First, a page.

3.45am, 16th February 2018. I’ve been unable to sleep and have been awake for twenty one hours. I’m outside my flat leaning on the front wall. A badger bundles down the street away from me, a cat arches in surprise when it rounds the corner. This is not a time for men. It’s cold and the neighbourhood is hallowed quiet, the deepest of dark starts. I’m travelling light; a change of clothes, a novel (a Tudor whodunit), notebook, comb, toothbrush and passport.
Will’s car glides down the road. He moves fast. I picture him barely fifteen minutes earlier cutting through the suburbs of Westcliff to pick up Dave and then over the main road past Chalkwell Park (empty of dog walkers at this time) and along the seafront to Paul’s flat; then the three will go up and over the railway track and turn back on themselves to my place. Everyone is bleary eyed but excited for the journey ahead as we cut through Essex countryside to Stansted Airport. Yesterday Paul crushed the index finger of his fretting hand in a car park barrier so we inspect it on the shuttle bus into the terminal; it’s twice the size of its right hand counterpart and is black and oozing.
Hours later we enter Stockholm over a bridge. The city, spread across a series of islands divided by frozen lakes and tributaries, hosts no high rise leaving the sky wide and inviting. All the buildings have Art Nouveau style balconies and are mustard yellow or peach in colour. We take a short walk from Citytermalin to T-Centralin train terminal where we take the escalator down to a plush shopping mall style concourse. This is the main station – no-one rushes and there is a sense of calm even in the busyness. King’s Cross it is not. The Metro, green line heading south Hawk had said, any train going to Hågstra, Skårnpack or Farsta Strand. Four stops to Skanstull – count them off – Gamla Slan, Slussen and Medborgarplatsen.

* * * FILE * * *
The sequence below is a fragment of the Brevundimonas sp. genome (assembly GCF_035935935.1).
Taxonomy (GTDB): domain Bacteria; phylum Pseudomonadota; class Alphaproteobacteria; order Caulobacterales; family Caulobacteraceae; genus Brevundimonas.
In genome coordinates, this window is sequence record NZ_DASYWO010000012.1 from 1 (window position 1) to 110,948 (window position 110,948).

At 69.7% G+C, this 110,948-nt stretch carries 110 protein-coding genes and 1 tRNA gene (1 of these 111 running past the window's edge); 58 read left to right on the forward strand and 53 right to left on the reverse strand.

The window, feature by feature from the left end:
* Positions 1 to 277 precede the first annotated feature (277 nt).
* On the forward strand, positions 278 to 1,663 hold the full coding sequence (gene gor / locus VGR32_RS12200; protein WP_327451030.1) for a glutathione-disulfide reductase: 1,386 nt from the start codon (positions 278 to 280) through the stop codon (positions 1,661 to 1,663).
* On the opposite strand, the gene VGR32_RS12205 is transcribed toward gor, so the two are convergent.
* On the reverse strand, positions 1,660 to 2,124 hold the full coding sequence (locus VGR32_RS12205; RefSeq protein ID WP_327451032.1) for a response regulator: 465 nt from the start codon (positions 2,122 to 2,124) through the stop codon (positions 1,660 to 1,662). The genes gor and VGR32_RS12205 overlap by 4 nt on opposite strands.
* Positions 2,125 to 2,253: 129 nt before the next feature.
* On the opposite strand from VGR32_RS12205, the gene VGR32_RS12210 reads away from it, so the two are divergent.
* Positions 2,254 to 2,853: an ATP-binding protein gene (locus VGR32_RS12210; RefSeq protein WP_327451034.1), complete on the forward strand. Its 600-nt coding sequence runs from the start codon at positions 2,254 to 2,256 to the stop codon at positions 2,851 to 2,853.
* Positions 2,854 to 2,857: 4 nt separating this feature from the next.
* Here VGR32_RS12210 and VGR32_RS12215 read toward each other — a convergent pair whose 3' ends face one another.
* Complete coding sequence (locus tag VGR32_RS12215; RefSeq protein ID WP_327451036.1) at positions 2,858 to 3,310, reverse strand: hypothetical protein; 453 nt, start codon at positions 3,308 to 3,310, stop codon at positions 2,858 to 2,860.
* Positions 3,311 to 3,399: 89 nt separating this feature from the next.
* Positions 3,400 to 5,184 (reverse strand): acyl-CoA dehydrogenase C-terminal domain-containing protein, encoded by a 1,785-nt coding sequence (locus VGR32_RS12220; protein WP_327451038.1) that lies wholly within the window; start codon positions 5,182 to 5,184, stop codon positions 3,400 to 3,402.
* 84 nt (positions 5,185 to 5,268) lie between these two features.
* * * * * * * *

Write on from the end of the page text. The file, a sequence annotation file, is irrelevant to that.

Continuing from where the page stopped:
Then we are up and out onto the wide open street. Snow is falling in big flakes but it does not feel cold. The city seems alive, I feel alive.
In Hawk and Sofia’s apartment we eat chocolates and strong coffee. I feel elated to have arrived at our destination, safe to be directed and organised by a native. We’re all too exhausted to go out, it is just enough to look out the window (being warmed by the radiator) and watch the Stockholm afternoon go by. The street is a wide boulevard, cars swing past with their wipers on, people are going about their daily lives, it’s the same as home over a thousand miles away. I’m a time traveller. I get lost in the busy vignette.
Stage time 10.15pm, I’ve been awake forty hours. My body feels wrecked, Paul with his crushed finger is screaming behind me every time he forgets and uses his mushed digit on the fret board. We are collectively medicated by booze, caffeine or pain killer. Words hang in my brain my mouth just a fraction slower to get them out. People dance and people have fun. We finish and drink ourselves stupid.
Amongst the pounding music of Oasis and Dave loudly ordering beer after shot after beer I fall into conversation with a man who quietly exclaims, ’Why? That is the question of the artist and you must keep asking it for everything as you get older, why? Why?’, he pauses and looks to his wife, ‘The blood must continue to be heated even as you get older. The blood doesn’t have to boil necessarily. It is not always about passion but the growing companionship between a man and a woman’. It made sense to me in my inebriated state.